Aye, New Zealand was Protestant country, but an absence of game and fishing wardens in the bountiful streams told the whole story.
Fortunately, there were enough families, runholders, and miners around of the True Faith to hold Mass twice a month in one of Methven's three public houses, otherwise padlocked on Sundays due to stringent "blue laws."
Their priest, Father Gionelli of Eye-tallion extract, wended his way up from Christchurch on the second and fourth Sundays of the month in a three-donkey train. His arrival seemed so Joseph-and-Mary-like.
Confessions were dispensed with first, but there wasn't too much to sin about in the mountain stations of the South Island, except for the drinking of the previous night, impure thoughts, and occasional fornication between man and sheep, a practice that never appealed to Liam.
With the Mass and sacraments finished, Father Gionelli read and wrote letters to and from home and transferred funds and consoled homesickness. His fractured English and their fractured English developed a melody all its own.
Liam Larkin was never truly homesick, only pained and angry over his dismissal from Ballyutogue and Ireland. He liked it here, to the utmost.
The pastures of New Zealand's South Island gave a wonderful soft feel under his Wellington boots--in comparison to the back-breaking rocks and fragile topsoil and constant torment of wind, laws, weather, and omnipresent loathing of the oppressors that afforded the Irish hill farmer his marginal existence and lifelong suffering.
Back in Ireland in Ballyutogue, high in the heather, Liam had dug alongside his daddy, Tomas Larkin, since he had been a chip of a lad, and when one carries seaweed up from the lough to make it into a crust of topsoil, he damned well better know what he is doing.
In the beginning Bert Hargrove thought Liam Larkin a dullard with a broad back. Given this kind of land in this kind of atmosphere, Liam Larkin, in his quiet manner, inched his way into acceptance as an extremely knowledgeable farmer and sheep man. His wise observations, keen suggestions for logical changes here and there, and the penchant for a long day's work caught the squire's eye.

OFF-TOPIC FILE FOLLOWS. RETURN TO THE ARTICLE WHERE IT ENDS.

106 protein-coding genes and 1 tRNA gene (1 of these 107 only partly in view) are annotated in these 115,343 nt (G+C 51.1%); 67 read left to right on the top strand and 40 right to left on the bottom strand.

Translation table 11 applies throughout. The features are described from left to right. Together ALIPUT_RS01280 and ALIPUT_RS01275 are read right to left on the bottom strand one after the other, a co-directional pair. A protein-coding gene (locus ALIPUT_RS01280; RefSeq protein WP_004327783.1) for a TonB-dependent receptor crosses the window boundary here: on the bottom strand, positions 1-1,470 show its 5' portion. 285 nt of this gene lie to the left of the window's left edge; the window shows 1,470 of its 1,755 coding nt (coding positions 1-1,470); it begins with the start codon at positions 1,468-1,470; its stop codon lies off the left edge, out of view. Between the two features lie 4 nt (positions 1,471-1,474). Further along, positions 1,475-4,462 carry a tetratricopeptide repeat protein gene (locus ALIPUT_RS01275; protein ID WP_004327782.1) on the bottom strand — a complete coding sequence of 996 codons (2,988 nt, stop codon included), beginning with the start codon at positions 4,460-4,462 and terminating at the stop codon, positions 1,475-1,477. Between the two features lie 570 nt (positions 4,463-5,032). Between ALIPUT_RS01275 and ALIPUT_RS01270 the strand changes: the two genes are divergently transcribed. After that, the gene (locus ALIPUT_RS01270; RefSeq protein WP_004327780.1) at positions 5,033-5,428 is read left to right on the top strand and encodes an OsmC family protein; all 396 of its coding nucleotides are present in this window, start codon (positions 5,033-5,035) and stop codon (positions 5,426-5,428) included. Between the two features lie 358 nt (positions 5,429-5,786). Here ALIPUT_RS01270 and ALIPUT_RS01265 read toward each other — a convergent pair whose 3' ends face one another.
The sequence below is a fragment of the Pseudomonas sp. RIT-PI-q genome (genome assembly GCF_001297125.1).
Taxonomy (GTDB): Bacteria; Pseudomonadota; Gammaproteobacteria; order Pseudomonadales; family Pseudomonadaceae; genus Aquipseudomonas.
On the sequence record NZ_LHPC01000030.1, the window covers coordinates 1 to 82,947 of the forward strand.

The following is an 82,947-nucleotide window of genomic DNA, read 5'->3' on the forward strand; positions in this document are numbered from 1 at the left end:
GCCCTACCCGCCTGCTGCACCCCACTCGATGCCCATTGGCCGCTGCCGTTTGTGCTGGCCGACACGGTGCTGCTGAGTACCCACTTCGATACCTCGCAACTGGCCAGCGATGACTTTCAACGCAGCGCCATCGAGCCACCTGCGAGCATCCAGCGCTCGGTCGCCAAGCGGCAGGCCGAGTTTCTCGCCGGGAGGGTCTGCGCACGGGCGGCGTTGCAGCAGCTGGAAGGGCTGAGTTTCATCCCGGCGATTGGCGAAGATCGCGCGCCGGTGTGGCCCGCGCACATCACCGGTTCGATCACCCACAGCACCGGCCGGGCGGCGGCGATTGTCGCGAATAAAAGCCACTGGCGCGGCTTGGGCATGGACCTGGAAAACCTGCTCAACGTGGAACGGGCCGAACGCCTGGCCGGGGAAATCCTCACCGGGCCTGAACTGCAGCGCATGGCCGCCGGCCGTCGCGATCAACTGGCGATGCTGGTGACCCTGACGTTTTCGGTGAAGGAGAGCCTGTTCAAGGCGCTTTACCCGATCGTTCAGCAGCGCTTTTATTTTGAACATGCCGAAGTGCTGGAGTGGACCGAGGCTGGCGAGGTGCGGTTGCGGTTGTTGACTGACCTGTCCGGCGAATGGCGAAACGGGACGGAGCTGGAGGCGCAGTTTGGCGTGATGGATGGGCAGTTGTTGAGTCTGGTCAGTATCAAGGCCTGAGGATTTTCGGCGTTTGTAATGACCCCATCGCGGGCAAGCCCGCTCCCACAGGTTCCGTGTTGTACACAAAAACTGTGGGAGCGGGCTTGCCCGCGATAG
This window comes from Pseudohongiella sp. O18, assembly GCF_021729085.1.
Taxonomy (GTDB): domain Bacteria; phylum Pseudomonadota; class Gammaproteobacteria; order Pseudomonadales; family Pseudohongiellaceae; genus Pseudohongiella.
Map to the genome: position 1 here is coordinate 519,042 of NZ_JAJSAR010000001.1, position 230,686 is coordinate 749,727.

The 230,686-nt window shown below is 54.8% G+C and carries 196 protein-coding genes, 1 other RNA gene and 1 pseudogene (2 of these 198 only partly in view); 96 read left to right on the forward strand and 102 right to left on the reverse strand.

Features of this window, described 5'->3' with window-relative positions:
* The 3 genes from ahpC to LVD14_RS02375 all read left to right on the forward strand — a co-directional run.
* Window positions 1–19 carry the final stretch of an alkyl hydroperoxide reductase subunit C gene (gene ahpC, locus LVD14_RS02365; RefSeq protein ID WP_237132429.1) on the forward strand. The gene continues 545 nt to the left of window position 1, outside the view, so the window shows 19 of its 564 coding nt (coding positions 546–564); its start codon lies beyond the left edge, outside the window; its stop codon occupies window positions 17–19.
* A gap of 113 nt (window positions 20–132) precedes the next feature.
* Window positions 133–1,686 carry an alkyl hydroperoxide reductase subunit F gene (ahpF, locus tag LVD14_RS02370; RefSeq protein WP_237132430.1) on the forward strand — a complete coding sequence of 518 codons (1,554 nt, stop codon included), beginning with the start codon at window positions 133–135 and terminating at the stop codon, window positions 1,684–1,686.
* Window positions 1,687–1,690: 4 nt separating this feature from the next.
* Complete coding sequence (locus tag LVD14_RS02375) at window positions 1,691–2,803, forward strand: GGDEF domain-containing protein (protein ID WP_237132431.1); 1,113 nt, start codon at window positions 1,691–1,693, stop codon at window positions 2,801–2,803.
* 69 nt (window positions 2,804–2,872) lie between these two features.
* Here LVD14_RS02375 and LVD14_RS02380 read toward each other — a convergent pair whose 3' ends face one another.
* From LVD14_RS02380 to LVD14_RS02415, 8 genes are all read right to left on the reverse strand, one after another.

At the end of the first season Liam was made assistant to the station foreman. Free at last from constraints, Liam blossomed, took on responsibility, organized and had no qualms in running a crew. Tilted shears invented by his brother Conor in the blacksmith forge speeded the wool cropping by ten percent.
Things never stand still, not even in paradise.
Bert Hargrove was the most successful Catholic runholder hereabouts and was blessed with two fine young sons. On the minus side of the ledger, he was burdened with three daughters. As the inheritors, the squire's sons would be adequate. Women, as they always do, presented the problems that caused him sleeplessness.
The Hargrove girls were a bovine lot, and endowed with the stout requirements for a future life as runholders' wives, they seemed to have excellent breeding possibilities. Bert's wife Edna made the mainstay of her life the future respectable and nearby placement of her daughters. She was bloody well determined that she would have a large family around her to comfort her during her declining years.
This was no simple matter. There were not enough eligible Catholic lads who fit into her scheme. By eligible, one would consider the inheritor of a station, an independent merchant of means, or perhaps a professional--a doctor or solicitor down in Christchurch. Beyond Christchurch was out of bounds.
The girls were off limits to the hands on the station. Edna Hargrove had the precision of a Prussian field marshal in her mind, knowing at every instant where each troop was. One pat on the rump and you were off the Hargrove Station, the debt for your passage auctioned to another runholder.Redemption. Copyright © by Leon Uris. Reprinted by permission of HarperCollins Publishers, Inc. All rights reserved. Available now wherever books are sold.